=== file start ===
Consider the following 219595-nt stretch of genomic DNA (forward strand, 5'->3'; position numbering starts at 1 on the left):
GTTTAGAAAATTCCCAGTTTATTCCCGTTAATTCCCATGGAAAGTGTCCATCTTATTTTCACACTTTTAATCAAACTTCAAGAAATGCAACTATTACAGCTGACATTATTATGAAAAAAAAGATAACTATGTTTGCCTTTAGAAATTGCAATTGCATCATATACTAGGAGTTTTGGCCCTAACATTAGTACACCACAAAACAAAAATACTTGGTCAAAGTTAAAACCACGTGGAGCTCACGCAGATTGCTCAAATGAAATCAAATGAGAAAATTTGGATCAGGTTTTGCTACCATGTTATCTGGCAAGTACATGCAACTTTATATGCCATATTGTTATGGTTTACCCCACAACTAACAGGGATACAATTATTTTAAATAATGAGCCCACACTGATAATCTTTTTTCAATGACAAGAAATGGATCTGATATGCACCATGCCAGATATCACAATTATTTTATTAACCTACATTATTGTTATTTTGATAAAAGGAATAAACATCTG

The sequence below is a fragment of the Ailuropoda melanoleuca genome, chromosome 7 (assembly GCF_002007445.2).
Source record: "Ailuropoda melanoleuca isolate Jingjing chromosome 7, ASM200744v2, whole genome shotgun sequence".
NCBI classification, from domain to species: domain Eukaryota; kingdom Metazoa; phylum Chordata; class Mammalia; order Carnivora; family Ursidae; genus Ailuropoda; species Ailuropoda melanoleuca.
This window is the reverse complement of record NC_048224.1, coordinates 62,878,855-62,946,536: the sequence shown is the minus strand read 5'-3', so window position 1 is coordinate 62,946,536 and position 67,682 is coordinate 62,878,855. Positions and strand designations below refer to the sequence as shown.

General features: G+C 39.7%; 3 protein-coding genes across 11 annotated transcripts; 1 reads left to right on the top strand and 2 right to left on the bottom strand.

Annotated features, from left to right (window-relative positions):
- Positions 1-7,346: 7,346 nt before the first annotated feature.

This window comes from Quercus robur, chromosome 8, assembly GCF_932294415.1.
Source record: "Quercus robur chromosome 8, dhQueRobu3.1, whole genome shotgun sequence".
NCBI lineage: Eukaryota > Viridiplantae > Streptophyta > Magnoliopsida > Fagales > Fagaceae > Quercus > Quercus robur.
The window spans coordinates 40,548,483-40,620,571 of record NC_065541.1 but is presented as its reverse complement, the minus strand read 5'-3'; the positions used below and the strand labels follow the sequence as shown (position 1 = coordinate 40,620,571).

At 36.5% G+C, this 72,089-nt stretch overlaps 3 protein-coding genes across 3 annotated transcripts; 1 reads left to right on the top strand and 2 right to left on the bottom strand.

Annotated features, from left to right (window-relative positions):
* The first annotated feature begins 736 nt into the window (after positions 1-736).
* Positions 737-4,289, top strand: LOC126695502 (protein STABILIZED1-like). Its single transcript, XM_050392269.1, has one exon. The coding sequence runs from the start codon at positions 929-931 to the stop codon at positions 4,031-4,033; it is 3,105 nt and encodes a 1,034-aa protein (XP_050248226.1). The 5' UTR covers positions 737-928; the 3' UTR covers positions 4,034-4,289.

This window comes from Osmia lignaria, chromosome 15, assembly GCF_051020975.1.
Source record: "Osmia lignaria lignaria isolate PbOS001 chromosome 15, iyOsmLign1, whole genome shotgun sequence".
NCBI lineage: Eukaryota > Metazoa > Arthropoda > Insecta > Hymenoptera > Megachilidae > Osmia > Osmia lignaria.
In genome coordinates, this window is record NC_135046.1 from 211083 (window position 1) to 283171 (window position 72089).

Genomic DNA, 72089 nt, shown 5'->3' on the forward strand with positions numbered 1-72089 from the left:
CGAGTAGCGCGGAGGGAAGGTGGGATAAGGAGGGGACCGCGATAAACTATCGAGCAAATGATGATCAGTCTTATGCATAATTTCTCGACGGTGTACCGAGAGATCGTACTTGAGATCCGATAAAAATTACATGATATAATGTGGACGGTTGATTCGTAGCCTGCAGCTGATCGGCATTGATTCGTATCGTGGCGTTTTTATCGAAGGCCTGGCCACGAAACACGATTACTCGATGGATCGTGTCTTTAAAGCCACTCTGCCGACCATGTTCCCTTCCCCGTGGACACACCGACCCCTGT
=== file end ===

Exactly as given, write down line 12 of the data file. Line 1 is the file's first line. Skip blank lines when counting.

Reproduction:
NCBI lineage: Eukaryota > Viridiplantae > Streptophyta > Magnoliopsida > Fagales > Fagaceae > Quercus > Quercus robur.